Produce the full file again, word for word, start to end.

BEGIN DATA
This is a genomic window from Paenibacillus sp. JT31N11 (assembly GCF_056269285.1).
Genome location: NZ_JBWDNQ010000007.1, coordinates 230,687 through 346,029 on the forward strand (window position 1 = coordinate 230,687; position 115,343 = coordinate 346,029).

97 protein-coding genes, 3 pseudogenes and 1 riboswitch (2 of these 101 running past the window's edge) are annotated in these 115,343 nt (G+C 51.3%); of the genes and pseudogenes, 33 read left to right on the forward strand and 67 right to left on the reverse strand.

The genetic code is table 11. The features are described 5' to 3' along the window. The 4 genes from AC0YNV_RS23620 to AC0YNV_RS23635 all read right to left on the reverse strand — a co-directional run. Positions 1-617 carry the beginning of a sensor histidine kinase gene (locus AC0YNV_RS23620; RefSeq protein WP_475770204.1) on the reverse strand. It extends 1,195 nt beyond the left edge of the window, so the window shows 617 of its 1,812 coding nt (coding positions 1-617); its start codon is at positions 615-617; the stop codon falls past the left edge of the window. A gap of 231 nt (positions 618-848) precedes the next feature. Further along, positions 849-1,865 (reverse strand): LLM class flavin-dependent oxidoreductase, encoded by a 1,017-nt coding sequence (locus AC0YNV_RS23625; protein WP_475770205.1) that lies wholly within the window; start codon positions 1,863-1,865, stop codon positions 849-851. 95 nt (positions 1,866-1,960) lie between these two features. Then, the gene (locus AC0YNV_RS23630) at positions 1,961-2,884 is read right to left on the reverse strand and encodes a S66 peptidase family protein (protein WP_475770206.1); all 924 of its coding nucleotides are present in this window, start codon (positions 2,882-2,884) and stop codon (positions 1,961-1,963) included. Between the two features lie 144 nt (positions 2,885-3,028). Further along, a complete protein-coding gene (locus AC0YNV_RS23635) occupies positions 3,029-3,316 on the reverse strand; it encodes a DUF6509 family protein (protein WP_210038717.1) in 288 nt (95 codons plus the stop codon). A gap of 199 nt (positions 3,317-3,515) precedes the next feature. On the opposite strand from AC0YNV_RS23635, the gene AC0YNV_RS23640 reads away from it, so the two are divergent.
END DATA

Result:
This is a genomic window from Paenibacillus sp. JT31N11 (assembly GCF_056269285.1).
Genome location: NZ_JBWDNQ010000007.1, coordinates 230,687 through 346,029 on the forward strand (window position 1 = coordinate 230,687; position 115,343 = coordinate 346,029).

97 protein-coding genes, 3 pseudogenes and 1 riboswitch (2 of these 101 running past the window's edge) are annotated in these 115,343 nt (G+C 51.3%); of the genes and pseudogenes, 33 read left to right on the forward strand and 67 right to left on the reverse strand.

The genetic code is table 11. The features are described 5' to 3' along the window. The 4 genes from AC0YNV_RS23620 to AC0YNV_RS23635 all read right to left on the reverse strand — a co-directional run. Positions 1-617 carry the beginning of a sensor histidine kinase gene (locus AC0YNV_RS23620; RefSeq protein WP_475770204.1) on the reverse strand. It extends 1,195 nt beyond the left edge of the window, so the window shows 617 of its 1,812 coding nt (coding positions 1-617); its start codon is at positions 615-617; the stop codon falls past the left edge of the window. A gap of 231 nt (positions 618-848) precedes the next feature. Further along, positions 849-1,865 (reverse strand): LLM class flavin-dependent oxidoreductase, encoded by a 1,017-nt coding sequence (locus AC0YNV_RS23625; protein WP_475770205.1) that lies wholly within the window; start codon positions 1,863-1,865, stop codon positions 849-851. 95 nt (positions 1,866-1,960) lie between these two features. Then, the gene (locus AC0YNV_RS23630) at positions 1,961-2,884 is read right to left on the reverse strand and encodes a S66 peptidase family protein (protein WP_475770206.1); all 924 of its coding nucleotides are present in this window, start codon (positions 2,882-2,884) and stop codon (positions 1,961-1,963) included. Between the two features lie 144 nt (positions 2,885-3,028). Further along, a complete protein-coding gene (locus AC0YNV_RS23635) occupies positions 3,029-3,316 on the reverse strand; it encodes a DUF6509 family protein (protein WP_210038717.1) in 288 nt (95 codons plus the stop codon). A gap of 199 nt (positions 3,317-3,515) precedes the next feature. On the opposite strand from AC0YNV_RS23635, the gene AC0YNV_RS23640 reads away from it, so the two are divergent.